A year of disappointment

The devastation has been compounded by repeated insults – an almost planned scheme of humiliation.
A year of disappointment
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A year has come to pass since we witnessed the worst natural calamity in our contemporary history. The floods that ravaged the State especially Kashmir Valley in September last year, have left haunting memories, crumbled homes and thousands of unemployed youth grappling with misery and economic penury.

Twelve months to the day, there is still no visible sign of a Relief and Rehabilitation Package. The devastation has been compounded by repeated insults – an almost planned scheme of humiliation. We have been billed for rescue and evacuation operations, our assessments trivialized and our suffering bartered for political power.

It would be safe to say that the floods were followed by another calamity, albeit a man-made one – the deliberate discrimination against the people of Jammu and Kashmir by the Narendra Modi Government.   

One doesn't need to reiterate the shocking disparity between the benevolence of the UPA Central Government towards Uttarakhand and the complete lack of empathy towards J&K by the Narendra Modi Government. The chest-thumping, the dramatic speeches and the gestures of magnanimity have stopped at the Banihal tunnel and made a U-turn, along with all the promises made to the people of Kashmir – both by Prime Minister Narendra Modi and the State Government in which his party is a constituent – ironically with the same 'father and daughter' who he pledged to expunge from the State's politics. 

The scale and extent of damage caused by the floods that hit J&K in September was much more severe and extensive than that caused in Uttarakhand in 2013. There can be no doubt about this. Our infrastructure (public and private) losses and economic losses were many times more than those suffered by Uttarakhand. Perhaps the most disappointing point of discrimination is that compensation was paid even for dead mules in Uttarakhand – 50,000 for each dead mule. While dead mules were compensated for in Uttarakhand just a month after the tragedy, people continue to wait for adequate, appropriate compensation for loss of human lives in Kashmir. This glaring example perhaps symbolizes the great tragedy of New Delhi's failure in Kashmir. 

The devastation in Kashmir was an opportunity for New Delhi to bridge the perception gap – to disprove the perception of discrimination. Many dubbed this as a golden opportunity for Narendra Modi to get rid of the perception that he is a majoritarian, divisive politician. The 44,000 crores package proposed by the previous State Government was and continues to be easily manageable – contrary to what our God's-gift-to-mankind State Finance Minister might believe and advocate in New Delhi. The Central Government should have approved at least half of the total package within the first month of submission and could have released the pending half a month or two later. The package would have helped us rebuild our bridges, roads, hospitals and what is equally important – compensate flood victims for losses to their homes and businesses. It would have made a huge difference – both in the short term as well as the long term. Sadly, unlike Bihar there isn't an election on the cards in J&K. And even more tragic the fact that our own Mufti Sayeed State Government ridiculed the 44,000 crore package and gave New Delhi and excuse to remain indifferent.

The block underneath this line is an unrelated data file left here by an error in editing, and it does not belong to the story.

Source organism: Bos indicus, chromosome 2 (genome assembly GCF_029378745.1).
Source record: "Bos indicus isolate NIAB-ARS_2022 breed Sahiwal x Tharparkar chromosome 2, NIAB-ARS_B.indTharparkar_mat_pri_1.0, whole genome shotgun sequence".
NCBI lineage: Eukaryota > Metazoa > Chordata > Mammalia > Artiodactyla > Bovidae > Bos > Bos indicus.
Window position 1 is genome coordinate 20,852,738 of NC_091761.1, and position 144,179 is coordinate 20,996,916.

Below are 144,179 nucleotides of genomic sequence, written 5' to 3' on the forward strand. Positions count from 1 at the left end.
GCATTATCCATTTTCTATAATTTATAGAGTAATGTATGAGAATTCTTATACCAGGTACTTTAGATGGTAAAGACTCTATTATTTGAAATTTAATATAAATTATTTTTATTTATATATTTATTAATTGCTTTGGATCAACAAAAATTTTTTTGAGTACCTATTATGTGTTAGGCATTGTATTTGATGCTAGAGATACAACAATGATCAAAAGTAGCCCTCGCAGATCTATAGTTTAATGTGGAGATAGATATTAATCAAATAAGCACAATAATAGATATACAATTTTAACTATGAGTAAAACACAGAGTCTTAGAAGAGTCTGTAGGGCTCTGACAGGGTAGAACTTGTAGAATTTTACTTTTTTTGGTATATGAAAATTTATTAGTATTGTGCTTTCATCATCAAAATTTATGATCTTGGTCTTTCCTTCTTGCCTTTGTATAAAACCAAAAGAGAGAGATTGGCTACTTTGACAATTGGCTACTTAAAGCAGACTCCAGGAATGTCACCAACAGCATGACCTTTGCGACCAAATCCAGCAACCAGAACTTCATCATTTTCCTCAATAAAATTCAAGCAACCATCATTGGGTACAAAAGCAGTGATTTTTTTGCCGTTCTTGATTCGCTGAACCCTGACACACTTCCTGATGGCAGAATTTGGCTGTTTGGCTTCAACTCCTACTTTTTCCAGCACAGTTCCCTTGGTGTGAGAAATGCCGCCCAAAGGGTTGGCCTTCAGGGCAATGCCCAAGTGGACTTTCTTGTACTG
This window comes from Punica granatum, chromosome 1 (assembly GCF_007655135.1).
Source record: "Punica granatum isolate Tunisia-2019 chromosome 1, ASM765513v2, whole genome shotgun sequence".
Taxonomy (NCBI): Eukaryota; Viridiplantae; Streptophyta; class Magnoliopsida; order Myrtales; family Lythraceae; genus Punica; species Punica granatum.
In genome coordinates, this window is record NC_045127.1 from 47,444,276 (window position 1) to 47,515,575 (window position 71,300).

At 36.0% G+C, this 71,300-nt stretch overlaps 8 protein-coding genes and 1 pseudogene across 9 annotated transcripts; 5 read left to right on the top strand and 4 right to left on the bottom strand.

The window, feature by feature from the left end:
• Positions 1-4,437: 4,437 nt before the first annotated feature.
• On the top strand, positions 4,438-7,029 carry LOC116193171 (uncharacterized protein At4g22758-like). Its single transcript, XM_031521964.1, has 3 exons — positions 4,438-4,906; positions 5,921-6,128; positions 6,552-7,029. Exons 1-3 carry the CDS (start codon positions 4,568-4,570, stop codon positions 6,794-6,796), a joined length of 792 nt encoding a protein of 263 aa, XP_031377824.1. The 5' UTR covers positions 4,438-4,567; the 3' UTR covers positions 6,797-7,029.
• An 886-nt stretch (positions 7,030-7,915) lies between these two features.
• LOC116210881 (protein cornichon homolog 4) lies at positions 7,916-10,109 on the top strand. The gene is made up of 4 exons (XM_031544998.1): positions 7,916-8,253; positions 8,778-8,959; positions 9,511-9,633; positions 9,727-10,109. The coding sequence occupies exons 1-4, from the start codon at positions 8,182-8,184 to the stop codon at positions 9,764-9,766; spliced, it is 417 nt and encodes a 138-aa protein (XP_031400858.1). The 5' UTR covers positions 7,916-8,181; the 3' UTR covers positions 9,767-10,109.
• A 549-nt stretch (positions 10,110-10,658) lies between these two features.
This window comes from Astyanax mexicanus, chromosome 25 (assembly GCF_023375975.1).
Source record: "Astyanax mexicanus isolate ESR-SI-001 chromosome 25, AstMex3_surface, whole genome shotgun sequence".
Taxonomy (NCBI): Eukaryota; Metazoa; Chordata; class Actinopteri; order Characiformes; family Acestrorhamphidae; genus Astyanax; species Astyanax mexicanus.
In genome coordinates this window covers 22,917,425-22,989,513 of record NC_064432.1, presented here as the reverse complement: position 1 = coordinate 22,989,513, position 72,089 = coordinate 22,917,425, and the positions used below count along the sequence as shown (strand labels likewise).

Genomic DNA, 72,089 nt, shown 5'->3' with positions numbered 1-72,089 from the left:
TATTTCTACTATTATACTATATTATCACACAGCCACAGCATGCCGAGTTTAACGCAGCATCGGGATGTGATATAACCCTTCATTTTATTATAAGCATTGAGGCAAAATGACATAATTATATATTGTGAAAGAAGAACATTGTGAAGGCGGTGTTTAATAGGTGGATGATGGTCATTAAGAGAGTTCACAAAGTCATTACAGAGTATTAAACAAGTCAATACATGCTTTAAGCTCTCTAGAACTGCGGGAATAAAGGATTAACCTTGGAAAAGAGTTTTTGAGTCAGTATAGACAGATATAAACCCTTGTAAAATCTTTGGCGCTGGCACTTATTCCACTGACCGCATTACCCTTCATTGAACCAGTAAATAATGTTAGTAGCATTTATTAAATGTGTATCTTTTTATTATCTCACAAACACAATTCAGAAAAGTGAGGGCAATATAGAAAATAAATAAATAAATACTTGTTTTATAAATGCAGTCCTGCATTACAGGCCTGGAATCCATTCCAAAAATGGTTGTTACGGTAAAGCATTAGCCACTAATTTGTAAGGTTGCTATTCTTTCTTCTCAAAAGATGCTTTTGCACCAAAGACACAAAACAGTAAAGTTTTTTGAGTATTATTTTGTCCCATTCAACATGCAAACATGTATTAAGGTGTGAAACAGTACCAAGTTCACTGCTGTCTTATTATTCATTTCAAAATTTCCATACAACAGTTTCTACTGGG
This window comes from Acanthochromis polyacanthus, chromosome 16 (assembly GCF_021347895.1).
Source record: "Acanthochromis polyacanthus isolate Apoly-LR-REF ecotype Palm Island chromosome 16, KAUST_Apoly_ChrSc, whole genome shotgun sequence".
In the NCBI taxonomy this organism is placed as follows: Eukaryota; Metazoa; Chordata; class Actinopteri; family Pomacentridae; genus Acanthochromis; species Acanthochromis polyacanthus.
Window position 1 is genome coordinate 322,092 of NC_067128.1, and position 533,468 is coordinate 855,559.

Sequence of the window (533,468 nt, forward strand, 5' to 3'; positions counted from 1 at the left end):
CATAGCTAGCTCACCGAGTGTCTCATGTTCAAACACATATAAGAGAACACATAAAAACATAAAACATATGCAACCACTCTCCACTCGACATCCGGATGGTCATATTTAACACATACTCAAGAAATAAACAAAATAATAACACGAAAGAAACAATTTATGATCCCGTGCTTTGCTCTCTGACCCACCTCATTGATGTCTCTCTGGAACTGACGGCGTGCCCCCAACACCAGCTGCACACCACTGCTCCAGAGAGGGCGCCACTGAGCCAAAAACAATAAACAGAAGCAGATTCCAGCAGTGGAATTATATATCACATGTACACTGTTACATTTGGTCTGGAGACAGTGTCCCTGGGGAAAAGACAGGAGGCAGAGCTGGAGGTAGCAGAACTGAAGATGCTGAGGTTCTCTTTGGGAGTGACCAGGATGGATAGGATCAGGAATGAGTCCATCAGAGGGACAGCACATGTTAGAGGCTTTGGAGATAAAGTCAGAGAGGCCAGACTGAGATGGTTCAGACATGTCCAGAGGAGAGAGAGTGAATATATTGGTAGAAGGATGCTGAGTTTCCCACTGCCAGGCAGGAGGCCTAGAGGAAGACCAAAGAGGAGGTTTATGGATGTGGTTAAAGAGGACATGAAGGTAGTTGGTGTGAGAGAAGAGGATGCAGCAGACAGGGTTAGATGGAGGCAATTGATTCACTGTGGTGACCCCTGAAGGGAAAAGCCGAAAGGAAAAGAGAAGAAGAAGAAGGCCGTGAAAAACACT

Remaining ambiguous on the 44,000 crore Flood Relief Package proposal submitted by the State Government, the Central Government has promptly announced a 1,25,000 crore economic package for Bihar. This sadly makes political sense for them. There is an approaching election in Bihar where the BJP is set to fight for its biggest political validation after taking over in New Delhi – in terms of electoral importance. As for Kashmir – the waters have been tested, an armed turmoil contained and a sentiment managed. Delhi couldn't be less worried – at least that is what they seem to be deluded into thinking.  

This previous year has been a year of great disappointment for J&K. The PDP-BJP Coalition Government had promised the effective and time-bound rehabilitation of the flood victims when it came to power. In fact preceding the alliance, PDP's focal point of the argument that 'justified' turning down support from NC and Congress and going with the BJP was that an alliance with the BJP would help in the economic reconstruction of the State. Sadly, to the contrary – the State has been pushed into a phase of economic slowdown, growing unemployment and political uncertainty. The perception of discrimination has been augmented. 

Today, what does a mainstream politician say to a young boy like Burhan from Tral – who has become an urban legend, a hero among the youth – the Robin Hood of this generation? How do you counter his perception of discrimination? With what argument? And was it not a sense of discrimination that fueled the turmoil in 1989? Is the same sense of discrimination driving our young men towards the gun yet again? This is a question for Narendra Modi and Mufti Sayeed to answer – and bear the responsibility for. Meanwhile, the flood victims continue to watch in awe as their pain remains invisible – their cries unheard. 

(Junaid Azim Mattu is the Party Spokesperson of J&K National Conference. Views are personal)


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